Of course this is not to say that we shouldn’t treat abstractions as abstractions. You don’t want to be relying upon the implementation details of an abstraction, and you don’t want to waste mental cycles understanding precisely how every tool does its job right down to the movement of the electrons. Moreover, there’s nothing wrong at all with being a developer who takes existing tools and strings them together to make something new; we all do that. But what I want to know is can the candidate make their own tools? Because that’s the business my team is in: making tools.
Hi Eric – I went to read your “routing is magical” post from a few years ago. The comments are hilarious! One comment asked if wireless packet carrying had been outsourced to fairies instead of pigeons, which reminded me of a story about how slow networking in South Africa really is (though things have improved somewhat since 2009): http://www.news24.com/SciTech/News/Pigeon-beats-Telkom-20090909
I remember commenting on this post when you submitted it originally, and I read your last entry too at some point. To think I’d still be reading your blog after all these years — actually more surprising is that you’re still active, as most blogs don’t last this long.
I was in Oxford once, visiting a friend studying there, and asked one of the gardeners how they got their lawns so nice. It’s easy, he said. Rake it every morning, mow it every week, run a lawn roller over it every month, for four hundred years, and you too can have a nice lawn.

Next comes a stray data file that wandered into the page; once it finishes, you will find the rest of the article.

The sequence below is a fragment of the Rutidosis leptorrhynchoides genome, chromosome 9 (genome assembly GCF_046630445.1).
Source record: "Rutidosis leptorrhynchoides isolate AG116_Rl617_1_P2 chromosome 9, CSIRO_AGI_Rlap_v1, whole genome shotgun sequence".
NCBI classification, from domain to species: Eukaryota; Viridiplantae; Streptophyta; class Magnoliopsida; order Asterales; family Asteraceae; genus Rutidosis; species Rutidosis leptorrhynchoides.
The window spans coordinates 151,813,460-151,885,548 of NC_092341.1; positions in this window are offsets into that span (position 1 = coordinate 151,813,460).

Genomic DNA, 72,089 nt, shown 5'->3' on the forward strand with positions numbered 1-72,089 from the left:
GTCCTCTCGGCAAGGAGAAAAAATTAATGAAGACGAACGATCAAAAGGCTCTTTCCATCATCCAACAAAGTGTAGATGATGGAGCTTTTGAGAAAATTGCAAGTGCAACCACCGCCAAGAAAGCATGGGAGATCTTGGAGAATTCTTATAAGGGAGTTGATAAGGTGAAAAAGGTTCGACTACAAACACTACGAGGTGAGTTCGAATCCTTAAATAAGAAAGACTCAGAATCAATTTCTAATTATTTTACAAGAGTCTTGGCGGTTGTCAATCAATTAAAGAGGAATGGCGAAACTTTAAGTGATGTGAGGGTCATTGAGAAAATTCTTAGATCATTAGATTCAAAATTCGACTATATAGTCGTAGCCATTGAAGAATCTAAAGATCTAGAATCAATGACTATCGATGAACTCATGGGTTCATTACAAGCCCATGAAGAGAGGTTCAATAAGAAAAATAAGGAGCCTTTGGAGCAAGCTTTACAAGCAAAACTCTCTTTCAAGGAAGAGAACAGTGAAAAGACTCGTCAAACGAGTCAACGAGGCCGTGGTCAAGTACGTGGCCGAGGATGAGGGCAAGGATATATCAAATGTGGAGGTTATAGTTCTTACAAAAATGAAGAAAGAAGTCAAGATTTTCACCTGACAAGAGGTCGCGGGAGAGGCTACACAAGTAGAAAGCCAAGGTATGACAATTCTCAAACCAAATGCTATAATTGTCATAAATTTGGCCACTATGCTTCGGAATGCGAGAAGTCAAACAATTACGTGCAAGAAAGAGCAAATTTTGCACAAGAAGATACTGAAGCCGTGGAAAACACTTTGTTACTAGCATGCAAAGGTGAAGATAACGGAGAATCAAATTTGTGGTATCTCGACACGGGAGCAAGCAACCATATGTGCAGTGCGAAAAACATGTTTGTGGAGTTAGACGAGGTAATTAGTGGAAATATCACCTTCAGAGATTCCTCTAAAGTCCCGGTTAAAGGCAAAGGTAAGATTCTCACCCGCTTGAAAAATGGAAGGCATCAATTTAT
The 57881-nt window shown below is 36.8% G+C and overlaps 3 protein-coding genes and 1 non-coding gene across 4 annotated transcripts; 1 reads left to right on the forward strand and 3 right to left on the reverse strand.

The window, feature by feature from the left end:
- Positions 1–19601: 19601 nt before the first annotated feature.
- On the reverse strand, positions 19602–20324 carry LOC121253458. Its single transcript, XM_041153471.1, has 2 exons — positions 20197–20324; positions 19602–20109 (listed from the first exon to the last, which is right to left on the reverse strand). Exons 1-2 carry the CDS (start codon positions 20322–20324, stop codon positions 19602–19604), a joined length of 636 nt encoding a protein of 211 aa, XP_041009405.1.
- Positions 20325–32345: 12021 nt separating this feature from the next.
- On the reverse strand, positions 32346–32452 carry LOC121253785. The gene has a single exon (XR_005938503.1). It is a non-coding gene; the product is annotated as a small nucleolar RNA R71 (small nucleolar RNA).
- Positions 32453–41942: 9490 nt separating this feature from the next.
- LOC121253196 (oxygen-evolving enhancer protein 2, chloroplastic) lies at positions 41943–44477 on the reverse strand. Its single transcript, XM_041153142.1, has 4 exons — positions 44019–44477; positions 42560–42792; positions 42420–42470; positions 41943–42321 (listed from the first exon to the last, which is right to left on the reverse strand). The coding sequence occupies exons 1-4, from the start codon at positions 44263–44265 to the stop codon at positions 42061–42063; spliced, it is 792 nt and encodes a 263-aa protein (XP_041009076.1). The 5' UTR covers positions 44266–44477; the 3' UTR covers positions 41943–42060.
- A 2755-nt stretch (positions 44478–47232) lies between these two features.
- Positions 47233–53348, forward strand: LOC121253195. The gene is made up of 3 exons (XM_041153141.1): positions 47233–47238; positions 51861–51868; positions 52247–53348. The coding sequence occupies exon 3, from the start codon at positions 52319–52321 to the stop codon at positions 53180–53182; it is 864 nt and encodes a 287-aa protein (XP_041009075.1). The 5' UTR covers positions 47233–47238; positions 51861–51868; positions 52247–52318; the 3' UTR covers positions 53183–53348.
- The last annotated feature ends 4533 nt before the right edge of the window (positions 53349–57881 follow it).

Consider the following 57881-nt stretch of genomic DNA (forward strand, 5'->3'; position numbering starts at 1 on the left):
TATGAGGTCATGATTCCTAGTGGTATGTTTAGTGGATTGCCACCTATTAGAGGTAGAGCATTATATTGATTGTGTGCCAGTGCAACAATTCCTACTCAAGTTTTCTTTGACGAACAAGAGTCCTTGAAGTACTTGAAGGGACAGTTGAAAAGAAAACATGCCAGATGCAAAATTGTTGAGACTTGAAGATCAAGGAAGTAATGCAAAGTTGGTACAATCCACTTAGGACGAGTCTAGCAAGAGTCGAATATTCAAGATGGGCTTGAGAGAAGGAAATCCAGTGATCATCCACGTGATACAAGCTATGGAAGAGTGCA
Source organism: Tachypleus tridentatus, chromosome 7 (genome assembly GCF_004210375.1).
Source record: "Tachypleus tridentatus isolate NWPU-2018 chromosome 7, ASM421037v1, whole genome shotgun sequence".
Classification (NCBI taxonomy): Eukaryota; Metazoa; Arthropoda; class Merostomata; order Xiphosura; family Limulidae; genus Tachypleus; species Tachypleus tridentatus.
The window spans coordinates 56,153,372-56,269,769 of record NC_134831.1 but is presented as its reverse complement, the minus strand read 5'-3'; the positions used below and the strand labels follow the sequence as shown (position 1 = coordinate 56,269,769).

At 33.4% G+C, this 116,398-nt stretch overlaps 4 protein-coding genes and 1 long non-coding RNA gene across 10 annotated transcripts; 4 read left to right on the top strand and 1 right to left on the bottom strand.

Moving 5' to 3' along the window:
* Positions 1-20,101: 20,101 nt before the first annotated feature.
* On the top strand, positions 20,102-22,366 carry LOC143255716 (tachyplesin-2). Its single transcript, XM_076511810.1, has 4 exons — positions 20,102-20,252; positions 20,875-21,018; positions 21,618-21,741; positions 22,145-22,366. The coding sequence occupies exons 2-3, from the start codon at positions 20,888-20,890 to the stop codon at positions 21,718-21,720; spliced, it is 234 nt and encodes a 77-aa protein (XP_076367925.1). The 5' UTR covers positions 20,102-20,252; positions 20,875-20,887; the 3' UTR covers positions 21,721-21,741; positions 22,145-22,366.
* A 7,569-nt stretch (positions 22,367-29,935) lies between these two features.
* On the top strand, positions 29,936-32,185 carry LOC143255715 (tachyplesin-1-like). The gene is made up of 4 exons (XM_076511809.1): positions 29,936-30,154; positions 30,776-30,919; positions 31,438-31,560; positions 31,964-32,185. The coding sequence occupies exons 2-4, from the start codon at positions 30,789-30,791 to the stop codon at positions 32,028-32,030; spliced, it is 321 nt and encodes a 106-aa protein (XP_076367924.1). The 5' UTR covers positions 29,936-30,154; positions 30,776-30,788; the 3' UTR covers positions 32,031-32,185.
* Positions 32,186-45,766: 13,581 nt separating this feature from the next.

People often ask me how to get a lot of blog followers. It’s easy: just write consistently good articles every week for ten years. Much easier than maintaining a lawn.
Thanks for the loyal readership and good comments; I appreciate it!
I firmly believe the GUID gnomes are out there, malevolently making code impossible to debug and its configuration impossible to inspect. Is there anything less readable than a GUID? Except for maybe two GUIDs?
I would not have chosen a GUID if you were interviewing me.
I’ll grant that possibly some GUID gnomes are human, or have human form.
Suppose YOU have to write the code for the network router work…
Very interesting article.
If I understood it right, a good approach would not have been to either:
– Propose an “abstract” solution where tools could not be available
– Propose a solution relying only on their code which could be very expensive
They should have asked details on the context, like:
– What tools are already available?
– Which tools will be implemented on next release? (to prevent writing code doing exactly the same job that another developer will write)
– What is the deadline?
Then, considering all the elements, they would have proposed an optimal solution matching all requirements, instead of “blindly” guessing it.
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I think it’s really easy to take a lot of the functionality in frameworks and tools for granted, and forget that someone else actually had to write the code, but I think ‘magical thinking’ is ok if it drives people’s natural curiosity to figure out how their tools work. I guess the problem is when the magical part isn’t all that interesting!
In some systems, it may be reasonable for programmers to assume the existence of a random-number fairy; such things are called hardware random number generators. On the other hand, not all hardware random number generators behave as perfect random number fairies. There are many cases where it may be reasonable for a programmer to say, e.g. “We need 100 devices, each with a hardware random generator, to come up with unique IDs within 5ms of powering up. Using 64-bit IDs should yield an acceptably-low likelihood of collision if the generator yields reasonable quality randomness. There’s no reason to believe that a generator with a defect that prevents it from producing the desired quality of randomness will be able to yield any useful randomness, and if exactly one device has such a defect there’s no reason it shouldn’t be able to coexist with everything else. Thus, the hardware random number generator should, from the standpoint of the code, be presumed to “just work”.